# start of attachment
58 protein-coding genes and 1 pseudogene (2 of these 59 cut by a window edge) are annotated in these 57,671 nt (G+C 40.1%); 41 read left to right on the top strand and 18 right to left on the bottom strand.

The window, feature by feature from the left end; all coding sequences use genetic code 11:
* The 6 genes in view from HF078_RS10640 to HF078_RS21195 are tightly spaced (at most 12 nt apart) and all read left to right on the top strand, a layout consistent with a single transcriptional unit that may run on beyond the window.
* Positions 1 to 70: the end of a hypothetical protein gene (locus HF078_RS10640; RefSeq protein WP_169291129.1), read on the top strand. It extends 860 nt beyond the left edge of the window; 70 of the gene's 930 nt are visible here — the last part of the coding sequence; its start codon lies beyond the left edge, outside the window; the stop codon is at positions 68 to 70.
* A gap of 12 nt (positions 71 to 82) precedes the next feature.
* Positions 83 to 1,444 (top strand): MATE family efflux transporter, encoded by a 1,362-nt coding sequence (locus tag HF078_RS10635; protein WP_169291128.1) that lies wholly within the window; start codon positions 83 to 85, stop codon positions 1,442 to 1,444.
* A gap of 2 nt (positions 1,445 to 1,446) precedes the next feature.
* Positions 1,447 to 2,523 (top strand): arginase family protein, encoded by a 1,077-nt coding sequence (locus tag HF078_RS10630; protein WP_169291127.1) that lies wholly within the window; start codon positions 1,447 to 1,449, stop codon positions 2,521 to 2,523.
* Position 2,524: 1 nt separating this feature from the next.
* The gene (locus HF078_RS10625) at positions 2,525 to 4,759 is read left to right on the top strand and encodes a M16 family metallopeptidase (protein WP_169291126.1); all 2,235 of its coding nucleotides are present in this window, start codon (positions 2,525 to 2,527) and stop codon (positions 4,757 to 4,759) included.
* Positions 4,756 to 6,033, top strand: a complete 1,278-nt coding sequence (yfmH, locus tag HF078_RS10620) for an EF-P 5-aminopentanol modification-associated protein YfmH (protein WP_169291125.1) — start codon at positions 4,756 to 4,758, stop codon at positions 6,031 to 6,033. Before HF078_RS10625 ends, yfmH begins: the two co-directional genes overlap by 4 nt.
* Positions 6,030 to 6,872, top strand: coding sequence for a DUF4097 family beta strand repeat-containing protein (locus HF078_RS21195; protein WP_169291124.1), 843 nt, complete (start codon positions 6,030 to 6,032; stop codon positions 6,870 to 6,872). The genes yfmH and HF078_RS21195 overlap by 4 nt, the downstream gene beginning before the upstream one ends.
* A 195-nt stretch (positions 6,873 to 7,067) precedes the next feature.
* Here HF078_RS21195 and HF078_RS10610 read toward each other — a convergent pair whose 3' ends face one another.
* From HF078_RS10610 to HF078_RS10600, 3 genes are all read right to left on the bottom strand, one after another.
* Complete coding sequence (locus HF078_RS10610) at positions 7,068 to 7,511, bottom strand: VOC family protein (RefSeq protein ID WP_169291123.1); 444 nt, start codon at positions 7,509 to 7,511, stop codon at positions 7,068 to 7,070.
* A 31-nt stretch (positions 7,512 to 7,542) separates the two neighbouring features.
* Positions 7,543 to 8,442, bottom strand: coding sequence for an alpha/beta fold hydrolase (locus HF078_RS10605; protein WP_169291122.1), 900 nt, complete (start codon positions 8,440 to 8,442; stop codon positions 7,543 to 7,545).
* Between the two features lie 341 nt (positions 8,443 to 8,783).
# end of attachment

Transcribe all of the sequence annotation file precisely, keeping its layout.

58 protein-coding genes and 1 pseudogene (2 of these 59 cut by a window edge) are annotated in these 57,671 nt (G+C 40.1%); 41 read left to right on the top strand and 18 right to left on the bottom strand.

The window, feature by feature from the left end; all coding sequences use genetic code 11:
* The 6 genes in view from HF078_RS10640 to HF078_RS21195 are tightly spaced (at most 12 nt apart) and all read left to right on the top strand, a layout consistent with a single transcriptional unit that may run on beyond the window.
* Positions 1 to 70: the end of a hypothetical protein gene (locus HF078_RS10640; RefSeq protein WP_169291129.1), read on the top strand. It extends 860 nt beyond the left edge of the window; 70 of the gene's 930 nt are visible here — the last part of the coding sequence; its start codon lies beyond the left edge, outside the window; the stop codon is at positions 68 to 70.
* A gap of 12 nt (positions 71 to 82) precedes the next feature.
* Positions 83 to 1,444 (top strand): MATE family efflux transporter, encoded by a 1,362-nt coding sequence (locus tag HF078_RS10635; protein WP_169291128.1) that lies wholly within the window; start codon positions 83 to 85, stop codon positions 1,442 to 1,444.
* A gap of 2 nt (positions 1,445 to 1,446) precedes the next feature.
* Positions 1,447 to 2,523 (top strand): arginase family protein, encoded by a 1,077-nt coding sequence (locus tag HF078_RS10630; protein WP_169291127.1) that lies wholly within the window; start codon positions 1,447 to 1,449, stop codon positions 2,521 to 2,523.
* Position 2,524: 1 nt separating this feature from the next.
* The gene (locus HF078_RS10625) at positions 2,525 to 4,759 is read left to right on the top strand and encodes a M16 family metallopeptidase (protein WP_169291126.1); all 2,235 of its coding nucleotides are present in this window, start codon (positions 2,525 to 2,527) and stop codon (positions 4,757 to 4,759) included.
* Positions 4,756 to 6,033, top strand: a complete 1,278-nt coding sequence (yfmH, locus tag HF078_RS10620) for an EF-P 5-aminopentanol modification-associated protein YfmH (protein WP_169291125.1) — start codon at positions 4,756 to 4,758, stop codon at positions 6,031 to 6,033. Before HF078_RS10625 ends, yfmH begins: the two co-directional genes overlap by 4 nt.
* Positions 6,030 to 6,872, top strand: coding sequence for a DUF4097 family beta strand repeat-containing protein (locus HF078_RS21195; protein WP_169291124.1), 843 nt, complete (start codon positions 6,030 to 6,032; stop codon positions 6,870 to 6,872). The genes yfmH and HF078_RS21195 overlap by 4 nt, the downstream gene beginning before the upstream one ends.
* A 195-nt stretch (positions 6,873 to 7,067) precedes the next feature.
* Here HF078_RS21195 and HF078_RS10610 read toward each other — a convergent pair whose 3' ends face one another.
* From HF078_RS10610 to HF078_RS10600, 3 genes are all read right to left on the bottom strand, one after another.
* Complete coding sequence (locus HF078_RS10610) at positions 7,068 to 7,511, bottom strand: VOC family protein (RefSeq protein ID WP_169291123.1); 444 nt, start codon at positions 7,509 to 7,511, stop codon at positions 7,068 to 7,070.
* A 31-nt stretch (positions 7,512 to 7,542) separates the two neighbouring features.
* Positions 7,543 to 8,442, bottom strand: coding sequence for an alpha/beta fold hydrolase (locus HF078_RS10605; protein WP_169291122.1), 900 nt, complete (start codon positions 8,440 to 8,442; stop codon positions 7,543 to 7,545).
* Between the two features lie 341 nt (positions 8,443 to 8,783).